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| Space on Mar 18, 2014

Almost snack time for our galaxy’s supermassive black hole

Telescopes around the world are turning to our galaxy’s center, to watch our Milky Way’s supermassive black hole consume a gas cloud.

Astronomers have been watching and waiting since 2011 to see what will happen when an encroaching cloud of gas sweeps near the supermassive black hole at the center of our Milky Way galaxy. It was in 2011 that astronomers in Germany announced the cloud’s discovery and observed that it was accelerating fast towards our galaxy’s center. In April 2013, data showed that part of the gas cloud had already passed closest to the black hole and that the cloud was undergoing what astronomers sometimes call spaghettification – or the noodle effect. That is, they could see that the cloud was being stretched or elongated as it passed the hole, due to the hole’s powerful gravity. Now astronomers are saying they expect the main encounter to happen soon! When it does, they hope they can figure out what’s going on in the black hole’s immediate vicinity. They might even see some gas disappear down the hole.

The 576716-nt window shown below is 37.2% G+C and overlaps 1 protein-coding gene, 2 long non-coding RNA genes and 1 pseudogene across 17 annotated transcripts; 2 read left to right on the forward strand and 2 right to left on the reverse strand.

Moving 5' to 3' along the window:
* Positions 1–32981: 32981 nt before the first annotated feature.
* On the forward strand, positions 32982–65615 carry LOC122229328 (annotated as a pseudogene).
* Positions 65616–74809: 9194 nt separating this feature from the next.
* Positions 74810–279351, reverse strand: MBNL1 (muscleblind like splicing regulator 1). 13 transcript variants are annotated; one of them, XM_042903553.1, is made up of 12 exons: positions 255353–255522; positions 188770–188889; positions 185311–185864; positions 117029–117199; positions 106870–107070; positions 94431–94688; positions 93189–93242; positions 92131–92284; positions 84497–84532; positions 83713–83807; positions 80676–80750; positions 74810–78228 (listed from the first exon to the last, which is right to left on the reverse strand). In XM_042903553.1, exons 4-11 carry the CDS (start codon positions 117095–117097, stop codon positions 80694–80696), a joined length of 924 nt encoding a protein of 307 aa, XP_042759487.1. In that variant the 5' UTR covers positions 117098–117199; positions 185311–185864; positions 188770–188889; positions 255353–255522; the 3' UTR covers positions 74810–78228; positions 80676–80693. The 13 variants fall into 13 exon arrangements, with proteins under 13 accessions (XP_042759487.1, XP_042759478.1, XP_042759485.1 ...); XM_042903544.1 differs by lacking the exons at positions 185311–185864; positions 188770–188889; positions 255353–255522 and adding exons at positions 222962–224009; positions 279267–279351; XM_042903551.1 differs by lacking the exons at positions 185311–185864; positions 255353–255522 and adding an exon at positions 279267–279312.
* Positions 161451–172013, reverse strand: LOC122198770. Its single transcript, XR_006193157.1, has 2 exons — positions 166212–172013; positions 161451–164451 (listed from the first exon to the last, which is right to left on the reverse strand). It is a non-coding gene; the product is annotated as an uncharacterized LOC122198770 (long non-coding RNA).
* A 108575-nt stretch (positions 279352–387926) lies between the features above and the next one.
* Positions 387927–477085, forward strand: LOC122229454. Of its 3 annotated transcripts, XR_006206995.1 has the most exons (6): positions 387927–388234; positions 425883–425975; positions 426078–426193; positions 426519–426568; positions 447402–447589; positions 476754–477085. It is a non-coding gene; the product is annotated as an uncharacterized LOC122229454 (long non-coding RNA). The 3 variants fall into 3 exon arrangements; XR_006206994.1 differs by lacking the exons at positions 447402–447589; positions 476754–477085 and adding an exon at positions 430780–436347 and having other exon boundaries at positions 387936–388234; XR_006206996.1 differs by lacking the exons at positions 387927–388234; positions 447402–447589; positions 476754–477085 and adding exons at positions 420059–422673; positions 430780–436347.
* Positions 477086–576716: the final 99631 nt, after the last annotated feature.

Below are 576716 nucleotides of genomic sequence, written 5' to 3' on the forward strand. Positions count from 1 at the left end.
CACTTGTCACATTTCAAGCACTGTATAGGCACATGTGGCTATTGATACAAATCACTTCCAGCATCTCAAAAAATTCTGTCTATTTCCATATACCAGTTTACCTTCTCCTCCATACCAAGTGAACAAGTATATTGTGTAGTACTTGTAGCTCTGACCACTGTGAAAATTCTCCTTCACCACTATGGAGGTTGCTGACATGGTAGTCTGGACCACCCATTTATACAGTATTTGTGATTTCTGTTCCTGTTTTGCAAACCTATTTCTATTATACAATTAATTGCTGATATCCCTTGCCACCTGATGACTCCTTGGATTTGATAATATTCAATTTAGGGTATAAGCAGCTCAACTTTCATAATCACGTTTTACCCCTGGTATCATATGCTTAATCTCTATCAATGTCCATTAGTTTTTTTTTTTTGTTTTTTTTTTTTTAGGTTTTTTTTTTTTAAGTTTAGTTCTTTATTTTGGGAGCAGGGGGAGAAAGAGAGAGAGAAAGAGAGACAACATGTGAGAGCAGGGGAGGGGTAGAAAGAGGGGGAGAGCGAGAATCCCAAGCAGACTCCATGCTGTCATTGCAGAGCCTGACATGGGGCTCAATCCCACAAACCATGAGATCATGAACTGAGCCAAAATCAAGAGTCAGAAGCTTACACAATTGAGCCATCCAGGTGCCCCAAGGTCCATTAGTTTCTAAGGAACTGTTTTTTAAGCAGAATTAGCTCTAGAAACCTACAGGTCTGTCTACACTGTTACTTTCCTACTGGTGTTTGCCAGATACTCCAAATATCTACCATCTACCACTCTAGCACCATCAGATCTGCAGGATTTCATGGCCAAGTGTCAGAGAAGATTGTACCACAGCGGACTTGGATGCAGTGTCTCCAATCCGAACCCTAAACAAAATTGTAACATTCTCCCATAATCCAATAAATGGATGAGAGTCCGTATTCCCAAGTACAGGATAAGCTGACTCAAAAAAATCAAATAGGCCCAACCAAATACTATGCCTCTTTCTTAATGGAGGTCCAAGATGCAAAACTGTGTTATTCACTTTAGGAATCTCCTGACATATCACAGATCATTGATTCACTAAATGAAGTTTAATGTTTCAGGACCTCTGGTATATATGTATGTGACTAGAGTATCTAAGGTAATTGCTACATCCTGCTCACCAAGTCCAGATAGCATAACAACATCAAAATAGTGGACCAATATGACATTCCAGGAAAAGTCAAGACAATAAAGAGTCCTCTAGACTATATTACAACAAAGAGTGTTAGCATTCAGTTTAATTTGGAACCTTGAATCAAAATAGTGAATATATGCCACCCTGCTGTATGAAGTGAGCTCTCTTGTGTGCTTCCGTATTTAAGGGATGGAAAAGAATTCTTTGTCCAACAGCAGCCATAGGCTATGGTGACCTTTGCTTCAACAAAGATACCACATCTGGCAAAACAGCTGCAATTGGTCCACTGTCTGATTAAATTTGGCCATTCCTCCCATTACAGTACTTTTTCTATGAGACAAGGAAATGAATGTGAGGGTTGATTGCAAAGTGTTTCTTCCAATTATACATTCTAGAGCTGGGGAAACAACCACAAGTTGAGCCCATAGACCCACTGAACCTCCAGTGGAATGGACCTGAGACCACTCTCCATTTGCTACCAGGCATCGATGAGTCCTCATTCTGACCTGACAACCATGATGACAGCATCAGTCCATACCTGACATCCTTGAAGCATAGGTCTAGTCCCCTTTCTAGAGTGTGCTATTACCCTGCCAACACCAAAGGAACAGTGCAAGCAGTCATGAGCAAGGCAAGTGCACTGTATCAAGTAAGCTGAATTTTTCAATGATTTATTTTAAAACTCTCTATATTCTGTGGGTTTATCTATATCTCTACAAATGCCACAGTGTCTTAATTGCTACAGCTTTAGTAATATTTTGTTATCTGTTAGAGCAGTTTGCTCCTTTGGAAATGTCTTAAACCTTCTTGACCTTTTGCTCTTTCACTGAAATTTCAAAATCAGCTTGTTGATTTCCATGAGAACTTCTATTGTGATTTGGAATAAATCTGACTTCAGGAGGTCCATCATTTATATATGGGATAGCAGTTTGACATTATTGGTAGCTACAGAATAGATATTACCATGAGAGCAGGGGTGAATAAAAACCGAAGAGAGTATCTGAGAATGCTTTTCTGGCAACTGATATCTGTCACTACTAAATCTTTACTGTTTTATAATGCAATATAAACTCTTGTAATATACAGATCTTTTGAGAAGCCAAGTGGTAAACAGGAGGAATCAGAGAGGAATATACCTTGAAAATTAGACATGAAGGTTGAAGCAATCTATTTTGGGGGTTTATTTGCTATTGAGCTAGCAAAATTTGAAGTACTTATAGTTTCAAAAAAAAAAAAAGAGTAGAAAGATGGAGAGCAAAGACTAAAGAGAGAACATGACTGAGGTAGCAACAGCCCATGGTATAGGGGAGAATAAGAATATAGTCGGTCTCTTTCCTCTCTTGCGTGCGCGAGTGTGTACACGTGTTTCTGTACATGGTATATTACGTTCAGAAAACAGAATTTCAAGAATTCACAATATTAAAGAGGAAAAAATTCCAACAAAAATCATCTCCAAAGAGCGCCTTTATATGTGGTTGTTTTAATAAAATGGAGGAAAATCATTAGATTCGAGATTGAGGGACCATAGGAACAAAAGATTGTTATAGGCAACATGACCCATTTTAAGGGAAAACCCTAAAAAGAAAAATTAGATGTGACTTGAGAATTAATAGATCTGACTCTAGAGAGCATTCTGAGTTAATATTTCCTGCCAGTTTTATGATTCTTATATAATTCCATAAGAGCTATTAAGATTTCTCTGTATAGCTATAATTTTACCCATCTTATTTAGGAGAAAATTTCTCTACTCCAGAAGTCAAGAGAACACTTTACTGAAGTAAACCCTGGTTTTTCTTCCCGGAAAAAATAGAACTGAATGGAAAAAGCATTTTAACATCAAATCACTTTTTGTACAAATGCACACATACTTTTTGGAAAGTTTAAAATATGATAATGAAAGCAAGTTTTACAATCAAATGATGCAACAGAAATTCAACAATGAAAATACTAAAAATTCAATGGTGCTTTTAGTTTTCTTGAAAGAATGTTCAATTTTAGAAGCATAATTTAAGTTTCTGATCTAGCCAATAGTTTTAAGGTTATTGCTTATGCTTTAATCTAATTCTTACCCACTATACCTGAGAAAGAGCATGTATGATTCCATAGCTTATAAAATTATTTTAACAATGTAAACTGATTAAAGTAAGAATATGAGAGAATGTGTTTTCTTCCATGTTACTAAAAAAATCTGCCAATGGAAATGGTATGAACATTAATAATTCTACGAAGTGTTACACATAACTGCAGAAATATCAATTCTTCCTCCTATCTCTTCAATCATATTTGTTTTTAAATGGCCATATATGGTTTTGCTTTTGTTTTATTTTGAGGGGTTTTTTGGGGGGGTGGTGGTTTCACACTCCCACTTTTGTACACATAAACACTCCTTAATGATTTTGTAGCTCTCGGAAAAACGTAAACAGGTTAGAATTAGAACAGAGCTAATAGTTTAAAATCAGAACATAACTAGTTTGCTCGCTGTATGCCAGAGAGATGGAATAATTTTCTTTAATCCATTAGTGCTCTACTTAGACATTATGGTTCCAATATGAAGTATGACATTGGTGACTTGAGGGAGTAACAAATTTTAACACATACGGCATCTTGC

Astronomers have been wondering for decades why the supermassive black hole at the center of our galaxy is so quiet. Now they will have a chance to learn what happens when the hole actually swallows something, in this case a cloud of gas with several times the mass of Earth. The gas cloud might slingshot around the hole, or it might be pulled in. We’ll know … soon.

Here’s some background: A gas cloud is sweeping past the Milky Way’s central black hole

Some recent quotes and more from scientists, from Wired: Scientists may get best view yet of a black hole in action